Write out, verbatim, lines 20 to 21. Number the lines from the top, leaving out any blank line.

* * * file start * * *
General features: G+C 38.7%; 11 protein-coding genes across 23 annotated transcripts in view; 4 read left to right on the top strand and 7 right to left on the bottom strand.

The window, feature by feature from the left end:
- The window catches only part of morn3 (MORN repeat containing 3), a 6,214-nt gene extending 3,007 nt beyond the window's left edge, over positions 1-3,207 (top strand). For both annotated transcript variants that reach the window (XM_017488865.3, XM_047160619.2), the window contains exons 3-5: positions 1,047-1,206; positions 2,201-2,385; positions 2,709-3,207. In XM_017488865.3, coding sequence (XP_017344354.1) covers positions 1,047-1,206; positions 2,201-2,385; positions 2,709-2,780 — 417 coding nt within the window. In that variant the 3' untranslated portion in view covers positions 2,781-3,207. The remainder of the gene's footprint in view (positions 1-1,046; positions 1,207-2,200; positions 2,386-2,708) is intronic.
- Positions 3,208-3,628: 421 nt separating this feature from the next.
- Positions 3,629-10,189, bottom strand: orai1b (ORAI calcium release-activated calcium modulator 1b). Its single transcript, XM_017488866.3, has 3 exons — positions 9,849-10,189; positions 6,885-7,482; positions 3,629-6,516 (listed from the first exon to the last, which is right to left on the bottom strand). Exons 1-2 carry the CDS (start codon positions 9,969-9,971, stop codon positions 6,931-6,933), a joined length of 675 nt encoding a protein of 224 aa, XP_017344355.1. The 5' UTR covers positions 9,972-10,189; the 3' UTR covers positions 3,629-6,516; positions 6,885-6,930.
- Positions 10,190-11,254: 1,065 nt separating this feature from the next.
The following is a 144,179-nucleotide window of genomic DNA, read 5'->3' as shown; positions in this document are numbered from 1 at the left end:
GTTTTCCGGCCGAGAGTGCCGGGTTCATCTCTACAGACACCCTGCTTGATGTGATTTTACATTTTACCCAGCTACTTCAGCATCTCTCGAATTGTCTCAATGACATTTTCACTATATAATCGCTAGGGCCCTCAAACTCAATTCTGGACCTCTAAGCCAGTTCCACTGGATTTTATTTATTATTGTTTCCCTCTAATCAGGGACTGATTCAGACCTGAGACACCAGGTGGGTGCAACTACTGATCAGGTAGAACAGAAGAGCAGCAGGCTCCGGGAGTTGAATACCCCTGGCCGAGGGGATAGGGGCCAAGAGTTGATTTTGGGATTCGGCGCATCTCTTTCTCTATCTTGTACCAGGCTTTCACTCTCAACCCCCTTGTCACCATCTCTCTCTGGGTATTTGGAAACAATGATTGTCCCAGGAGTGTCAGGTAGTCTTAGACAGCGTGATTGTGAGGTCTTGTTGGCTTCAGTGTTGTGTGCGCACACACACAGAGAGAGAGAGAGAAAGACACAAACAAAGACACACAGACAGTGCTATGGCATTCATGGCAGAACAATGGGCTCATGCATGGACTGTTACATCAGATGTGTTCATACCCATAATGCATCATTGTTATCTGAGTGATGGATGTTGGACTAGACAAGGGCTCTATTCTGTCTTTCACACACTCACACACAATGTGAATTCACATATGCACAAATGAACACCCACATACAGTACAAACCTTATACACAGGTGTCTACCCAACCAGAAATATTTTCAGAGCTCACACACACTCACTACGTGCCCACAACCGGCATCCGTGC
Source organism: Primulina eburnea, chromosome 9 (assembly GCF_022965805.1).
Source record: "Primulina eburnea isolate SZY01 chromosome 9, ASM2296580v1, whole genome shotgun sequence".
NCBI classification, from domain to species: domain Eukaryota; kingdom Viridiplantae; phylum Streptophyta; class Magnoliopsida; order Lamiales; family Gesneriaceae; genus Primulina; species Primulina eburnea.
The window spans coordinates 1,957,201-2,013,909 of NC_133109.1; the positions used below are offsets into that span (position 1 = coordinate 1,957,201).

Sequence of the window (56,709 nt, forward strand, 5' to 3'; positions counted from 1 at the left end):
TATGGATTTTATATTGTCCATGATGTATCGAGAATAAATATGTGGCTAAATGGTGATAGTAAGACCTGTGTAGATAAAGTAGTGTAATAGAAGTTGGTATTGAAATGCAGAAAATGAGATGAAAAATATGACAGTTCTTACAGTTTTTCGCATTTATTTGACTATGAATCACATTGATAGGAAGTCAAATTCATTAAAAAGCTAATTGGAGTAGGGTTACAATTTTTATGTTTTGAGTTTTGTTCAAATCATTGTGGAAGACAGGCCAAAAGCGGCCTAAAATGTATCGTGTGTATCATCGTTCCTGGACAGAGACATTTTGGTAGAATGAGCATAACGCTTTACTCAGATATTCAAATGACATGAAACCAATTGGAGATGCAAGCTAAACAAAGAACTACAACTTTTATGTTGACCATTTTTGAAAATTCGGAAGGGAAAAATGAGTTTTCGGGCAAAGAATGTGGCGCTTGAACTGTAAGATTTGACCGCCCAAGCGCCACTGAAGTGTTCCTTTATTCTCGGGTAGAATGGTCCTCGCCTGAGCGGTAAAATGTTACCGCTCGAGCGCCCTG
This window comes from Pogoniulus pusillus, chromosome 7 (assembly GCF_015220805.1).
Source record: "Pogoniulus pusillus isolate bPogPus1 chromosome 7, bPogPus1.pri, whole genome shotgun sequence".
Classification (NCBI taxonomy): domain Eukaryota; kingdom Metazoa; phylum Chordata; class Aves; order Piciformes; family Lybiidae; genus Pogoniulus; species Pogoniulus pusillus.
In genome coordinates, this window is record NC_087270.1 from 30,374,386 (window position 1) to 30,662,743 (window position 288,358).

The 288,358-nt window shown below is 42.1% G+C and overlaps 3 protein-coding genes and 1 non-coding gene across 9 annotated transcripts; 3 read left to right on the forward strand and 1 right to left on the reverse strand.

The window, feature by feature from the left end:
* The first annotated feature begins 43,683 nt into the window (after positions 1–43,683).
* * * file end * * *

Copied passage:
The window, feature by feature from the left end:
* The first annotated feature begins 43,683 nt into the window (after positions 1–43,683).